Prepare to describe in class the competition in the overnight package delivery industry, and the strategies by which those two firms are meeting the competition. What are the enabling and inhibiting factors facing the two firms as they pursue their goals? Do you think that either firm can attain a sustainable competitive advantage in this business? FedEx and UPS are the market leaders in the package delivery industry which is a $45 billion US industry. The industry is channeled into both air and ground services of which $25 billion or 36% of the market is air express. Almost all of FedEx’s revenues are generated by air services while only 22% of UPS’s services are delivered by air. The air segment constitutes the market share from which both FedEx and UPS directly compete. There are three categories which determine the type of service to be used: weight, transit mode, and timeliness of delivery. Weight is divided into three sectors which comprise letters, packaging and freight. As customers demand smaller time intervals increasing premiums/revenues are collected. These include: regular delivery (4 or more days), three-day delivery, deferred delivery (2 days) and overnight. Several components are important to for each to remain competitive in the express air delivery service space. These include: Customer Focus, Price Competition, Operational Reengineering, Information Technology, Service Expansion and Logistical Services. From 1992-2003 each company matched capital investitures into these components. At the turn of the millennia, international trade had become increasingly more robust and by 2004 50% of all goods moved internationally were done by air. FedEx had maintained a hub in Europe since the early 1980s but sold it in 1992 after losing $1 billion. In 1995 they decided to concentrate on Latin America, the Caribbean and Asia instead. UPS entered the European market in 1988 and introduced a coding and tracking system to more effectively collect revenues. In 1995 they invested another $1 billion more in expansion in hopes that international services would account for 33% of revenues by 2000. Mean while, China had become the manufacturer to the world with their air cargo market growing at 30% per year. The US-China air service agreement allowed an additional 111 air cargo flights per week between the two countries. Both FedEx viewed this as a strategic opportunity to not only meet the needs of their growing global market but also to strengthen their commercial supply chains throughout the world. Porter’s 5 Forces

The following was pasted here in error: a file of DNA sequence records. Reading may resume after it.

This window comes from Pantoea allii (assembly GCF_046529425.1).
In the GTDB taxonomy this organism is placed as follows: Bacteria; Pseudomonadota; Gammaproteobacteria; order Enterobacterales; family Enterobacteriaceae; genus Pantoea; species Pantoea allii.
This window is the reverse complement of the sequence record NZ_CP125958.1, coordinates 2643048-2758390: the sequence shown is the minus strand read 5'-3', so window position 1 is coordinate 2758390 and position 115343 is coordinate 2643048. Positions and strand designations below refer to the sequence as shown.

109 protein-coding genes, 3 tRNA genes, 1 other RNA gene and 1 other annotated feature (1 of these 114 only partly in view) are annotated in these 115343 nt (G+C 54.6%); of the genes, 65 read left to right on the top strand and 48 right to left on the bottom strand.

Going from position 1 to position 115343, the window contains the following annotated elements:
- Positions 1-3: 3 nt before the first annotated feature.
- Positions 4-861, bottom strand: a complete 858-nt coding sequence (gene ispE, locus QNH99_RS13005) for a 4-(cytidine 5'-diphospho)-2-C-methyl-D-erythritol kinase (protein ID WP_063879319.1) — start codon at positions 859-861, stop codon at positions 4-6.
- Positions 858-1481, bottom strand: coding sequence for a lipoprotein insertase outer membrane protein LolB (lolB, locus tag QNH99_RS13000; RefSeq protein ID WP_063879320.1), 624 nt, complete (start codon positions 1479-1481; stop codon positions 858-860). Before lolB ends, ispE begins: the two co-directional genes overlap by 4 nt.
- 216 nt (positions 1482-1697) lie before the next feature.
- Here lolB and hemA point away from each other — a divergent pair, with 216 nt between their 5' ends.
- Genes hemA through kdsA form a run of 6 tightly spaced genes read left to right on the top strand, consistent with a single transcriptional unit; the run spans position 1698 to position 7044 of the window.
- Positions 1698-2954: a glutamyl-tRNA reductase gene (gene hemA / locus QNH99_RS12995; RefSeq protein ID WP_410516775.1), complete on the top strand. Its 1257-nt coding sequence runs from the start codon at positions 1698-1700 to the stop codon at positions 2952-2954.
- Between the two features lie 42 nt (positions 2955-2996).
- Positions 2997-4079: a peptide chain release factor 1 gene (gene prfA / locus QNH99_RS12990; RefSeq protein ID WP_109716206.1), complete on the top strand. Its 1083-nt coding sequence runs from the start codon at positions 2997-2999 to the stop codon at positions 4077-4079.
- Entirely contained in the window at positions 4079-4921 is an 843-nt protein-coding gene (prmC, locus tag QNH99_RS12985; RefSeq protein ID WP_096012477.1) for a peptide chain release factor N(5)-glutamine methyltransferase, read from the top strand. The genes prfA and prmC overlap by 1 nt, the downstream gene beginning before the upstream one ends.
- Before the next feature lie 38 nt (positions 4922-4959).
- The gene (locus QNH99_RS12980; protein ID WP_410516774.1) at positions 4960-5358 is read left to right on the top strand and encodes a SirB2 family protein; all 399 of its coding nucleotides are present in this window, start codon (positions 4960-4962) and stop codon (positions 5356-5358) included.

Here we are applying Porter’s 5 forces to air and ground services sectors only without ecommerce and supply chain management sectors. Rivalry Between Established Firms
Within the industry the competitive rivalry is very high and the industry as a whole is highly consolidated. Established companies like UPS and FedEx must continuously innovate and invest in new technologies aimed at increasing quality at lower prices. Fixed costs make exiting the space very high and customers have very low switching costs which increases the rivalry. Risk of New Entrants
Threat of new entrants is low due to high regulations, tariff and trade agreements, economies of scale, high capital expenditures required to enter and brand image of established players like TNT and DHL as well as UPS and FedEx. Further, the absolute cost advantage gained by volume makes it extremely difficult for new competitors in this space.
Power of Suppliers
While the bargaining power of suppliers of packing materials is extremely low due to UPS and FedEx’s large quantity demand. The power of market forces on suppliers of gasoline and JP4 is extremely high. So overall the buying power of suppliers is moderate. Threat of Substitutes
Threat of substitutes is very low. Although email and texts have created a medium for letters and documents, the freight industry has been commoditized as there are no substitutes especially in the...
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